This product is now discontinued. It still works though. See comments at the end.
This is an overview of some of the more interesting functionality you can find in FIRSTBEAT ATHLETE software. Polar and Suunto users can get some additional insights into their training over an above their watch-vendor’s standard software offerings. Garmin users too will benefit and understanding FIRSTBEAT’s software offering might shed some new insight onto the FIRSTBEAT-inside technology in their devices.
Firstbeat Athlete has links to Polar, Suunto, Garmin, PuleOn and other companies watches. So with that pedigree they must be doing something right?
If you have one of the ‘better’ HR monitors then it will send a special form of HR data to whatever device wants to receive and record it. So, the Polar H7, the Suunto Memory Belt and the Garmin HRM-RUN, amongst others, fall into that category.
Usually the special HR data is used to help determine the stress of your sessions and the subsequent suggested recovery time. So, that’s great as it gives actionable information.
You can turn on ‘Inter beat’ or R-R data or HRV data (as it’s sometimes called) on your 620, 910XT or 920XT and boom! the Training Effect of each of your sessions will start to work provided you also have per second recording turned on. In the case of Garmin and PulseOn this algorithm is built by Firstbeat.
HRV data ‘knows’ when you are breathing as the nervous system that powers the heart subtly changes on each breath. With that in mind, FIRSTBEAT build-in algorithms to work out your VO2max – which it CAN do as it know how many times you breathe. clever.
ATHLETE uses some metrics that might be new to you. METmax is essentially FIRSTBEAT’s take on VO2max and is shown in ATHLETE after each session to tracks your METmax (VO2) from your session and track that against your baseline METmax. All very interesting stuff.
Despite using HRV data, FB Athlete does not contain any recovery analysis – that is done in the SPORTS version of the software. Instead FB athlete is focused primarily on training analysis and training planning – best suited in the base and build periods of your training.
Using Training Effect (TE) & VO2max calculations it gives you a forward-looking plan based on the TE scores required fro each day. The plan is adjusted after each session based on the actual effort/effect of your session.
FB Athlete therefore includes a dynamic forward-looking training planning system. Cool.
That doesn’t sound much but actually is quite neat. If you are self-training it makes it a lot easier and if you are following someone else’s plan it gives you more insight into whether you can or should raise/lower your efforts on specific days.
Here is an example from the FIRSTBEAT website. It shows the GREEN day as today. It recommends a rest day today as yesterday’s session was fairly hard (TE=3.4/5.0). We can assume that the algorithms determine that it is best to rest today to allow adaptation to the exercise to occur ie to maximise the benefit to the athlete.
Whilst it does not recommend future specific exercises on this chart you can easily see that it recommends a fairly easy session tomorrow and a harder one the following day culminating in a TE=3.8 session next week. Athletes training more and more intensively will see much harder and more frequent sessions specified. As you adjust your activity class (the horizontal red bars) then so the exercise gets appropriately easier or harder. ATHLETE also automatically adjusts your activity level based on, err, your activity level.!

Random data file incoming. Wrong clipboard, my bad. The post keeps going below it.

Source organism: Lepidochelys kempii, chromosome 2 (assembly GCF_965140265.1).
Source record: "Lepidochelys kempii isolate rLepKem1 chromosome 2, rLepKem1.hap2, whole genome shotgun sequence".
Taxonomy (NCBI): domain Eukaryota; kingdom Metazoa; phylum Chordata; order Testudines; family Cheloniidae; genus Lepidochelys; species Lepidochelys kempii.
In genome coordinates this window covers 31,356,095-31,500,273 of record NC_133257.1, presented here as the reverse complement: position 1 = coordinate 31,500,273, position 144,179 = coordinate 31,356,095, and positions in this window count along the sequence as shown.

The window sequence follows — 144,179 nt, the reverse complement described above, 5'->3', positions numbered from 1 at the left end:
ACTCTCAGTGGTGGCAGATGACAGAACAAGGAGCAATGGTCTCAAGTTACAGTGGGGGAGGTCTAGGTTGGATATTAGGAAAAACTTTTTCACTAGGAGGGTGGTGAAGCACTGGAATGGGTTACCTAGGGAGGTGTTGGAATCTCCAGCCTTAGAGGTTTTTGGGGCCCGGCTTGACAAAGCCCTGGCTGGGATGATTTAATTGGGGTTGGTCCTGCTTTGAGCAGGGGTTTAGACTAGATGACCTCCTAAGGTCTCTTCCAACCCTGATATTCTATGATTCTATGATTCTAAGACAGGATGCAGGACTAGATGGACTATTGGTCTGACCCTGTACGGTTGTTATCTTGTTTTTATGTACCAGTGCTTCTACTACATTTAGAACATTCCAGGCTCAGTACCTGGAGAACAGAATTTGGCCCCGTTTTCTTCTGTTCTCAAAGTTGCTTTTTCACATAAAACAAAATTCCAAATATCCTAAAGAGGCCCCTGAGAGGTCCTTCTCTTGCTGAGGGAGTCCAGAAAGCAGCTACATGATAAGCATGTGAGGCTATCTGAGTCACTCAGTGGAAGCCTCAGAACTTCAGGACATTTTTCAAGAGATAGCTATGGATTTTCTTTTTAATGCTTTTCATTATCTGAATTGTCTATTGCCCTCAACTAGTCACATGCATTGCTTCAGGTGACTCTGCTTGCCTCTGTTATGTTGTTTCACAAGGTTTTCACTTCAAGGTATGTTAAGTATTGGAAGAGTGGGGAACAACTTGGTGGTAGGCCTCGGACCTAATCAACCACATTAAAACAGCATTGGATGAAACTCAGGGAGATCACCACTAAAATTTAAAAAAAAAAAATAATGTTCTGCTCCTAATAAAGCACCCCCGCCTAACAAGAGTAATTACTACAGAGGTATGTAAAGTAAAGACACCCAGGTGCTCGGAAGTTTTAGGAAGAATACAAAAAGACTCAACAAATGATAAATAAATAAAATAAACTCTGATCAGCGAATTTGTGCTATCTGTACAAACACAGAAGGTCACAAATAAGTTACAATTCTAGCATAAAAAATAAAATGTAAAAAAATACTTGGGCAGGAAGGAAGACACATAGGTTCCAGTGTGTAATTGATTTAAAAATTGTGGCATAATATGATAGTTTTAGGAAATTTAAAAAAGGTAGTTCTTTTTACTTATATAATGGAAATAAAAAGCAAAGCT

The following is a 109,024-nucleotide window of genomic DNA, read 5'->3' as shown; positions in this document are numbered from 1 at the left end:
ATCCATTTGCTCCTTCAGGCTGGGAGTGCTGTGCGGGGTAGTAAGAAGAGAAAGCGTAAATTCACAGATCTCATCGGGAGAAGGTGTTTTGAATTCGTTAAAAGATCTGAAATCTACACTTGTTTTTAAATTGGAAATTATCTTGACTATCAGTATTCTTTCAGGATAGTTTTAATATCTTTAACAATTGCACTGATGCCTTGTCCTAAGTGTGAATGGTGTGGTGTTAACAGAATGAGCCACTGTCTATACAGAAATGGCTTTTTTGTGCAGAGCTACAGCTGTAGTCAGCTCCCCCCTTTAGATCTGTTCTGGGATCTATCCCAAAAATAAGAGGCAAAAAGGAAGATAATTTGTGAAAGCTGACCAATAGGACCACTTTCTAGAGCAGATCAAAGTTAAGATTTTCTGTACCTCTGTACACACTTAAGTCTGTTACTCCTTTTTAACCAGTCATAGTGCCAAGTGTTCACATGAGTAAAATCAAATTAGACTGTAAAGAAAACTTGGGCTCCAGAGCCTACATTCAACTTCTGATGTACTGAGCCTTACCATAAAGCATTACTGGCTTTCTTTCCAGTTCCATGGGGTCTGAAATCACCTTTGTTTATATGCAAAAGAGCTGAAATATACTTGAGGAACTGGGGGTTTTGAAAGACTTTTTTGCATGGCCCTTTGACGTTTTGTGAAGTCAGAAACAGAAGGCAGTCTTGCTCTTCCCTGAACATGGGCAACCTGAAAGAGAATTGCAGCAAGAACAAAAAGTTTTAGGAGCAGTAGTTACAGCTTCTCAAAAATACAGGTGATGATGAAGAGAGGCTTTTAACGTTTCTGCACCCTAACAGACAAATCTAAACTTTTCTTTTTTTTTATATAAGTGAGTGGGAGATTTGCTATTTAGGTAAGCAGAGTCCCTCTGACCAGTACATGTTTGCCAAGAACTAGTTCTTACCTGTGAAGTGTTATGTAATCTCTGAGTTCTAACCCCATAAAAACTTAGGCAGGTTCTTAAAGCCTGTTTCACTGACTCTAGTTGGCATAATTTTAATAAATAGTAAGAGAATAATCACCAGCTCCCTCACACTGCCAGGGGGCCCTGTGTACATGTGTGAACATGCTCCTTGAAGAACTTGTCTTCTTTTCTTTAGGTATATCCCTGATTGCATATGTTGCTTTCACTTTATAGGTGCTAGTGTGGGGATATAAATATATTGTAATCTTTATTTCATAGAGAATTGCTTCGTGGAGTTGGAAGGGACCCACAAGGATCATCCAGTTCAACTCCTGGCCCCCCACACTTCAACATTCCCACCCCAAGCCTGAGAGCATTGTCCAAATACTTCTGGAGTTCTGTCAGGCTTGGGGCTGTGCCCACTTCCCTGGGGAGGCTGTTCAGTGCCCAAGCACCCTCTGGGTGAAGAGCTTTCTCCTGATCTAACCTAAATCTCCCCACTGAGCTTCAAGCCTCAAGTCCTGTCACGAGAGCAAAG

You will also see the grey training ‘range’. You aim to keep the blue line of your cumulative training effect within this range. If you do that you WILL improve. As you can see the training range adapts over time. This uses the PERIODIZED TRAINING that many of us follow, if you don’t understand what that is then you should! IF you don’t want to know you could just follow what FB ATHLETE tells you to do!
Partly linked to this is TAPERING functionality which is NOT part of the training coach – so you still have to handle the taper delicately.
So. This view within FIRSTBEAT ATHLETE IS useful. Especially for the self-training athlete and even for coaches.
FIRSTBEAT ATHLETE also looks at the athletic AFTERBURN that is more scientifically known EPOC (Excess Post-Exercise Oxygen Consumption). Essentially both anaerobic and aerobic exercise have a positive effect after the exercise has finished. You might consider it a measure of recovery activity. IE Measuring a GOOD and important thing for athletes.
ATHLETE can automatically load your existing MOVESCOUNT or GARMN data. So for the sake of a 5 minutes install and initial build you can have a new, neat insight into your training (on a trial basis of course!). I’d say if you are a bit more analytical than others you might want to do this and, at least, have a look.
The two main downsides for me were that the software is a bit buggy from time to time; errors appear but are usually able to be bypassed so no big deal. Secondly, as I alluded to earlier, I would have liked to look a bit more at other aspects of recovery.
I intend to use FB ATHLETE on an ongoing basis as a post-exercise analysis tool. The main use I will use it for is to provide a sense check on the activity I plan for tomorrow. I will use FB ATHLETE for that as well as other tools. Those tools include TRAINNGLOAD, waking-HRV and some of FB’s measures built-in to my Garmin watches.
Its definitely worth a FREE 14 day trial.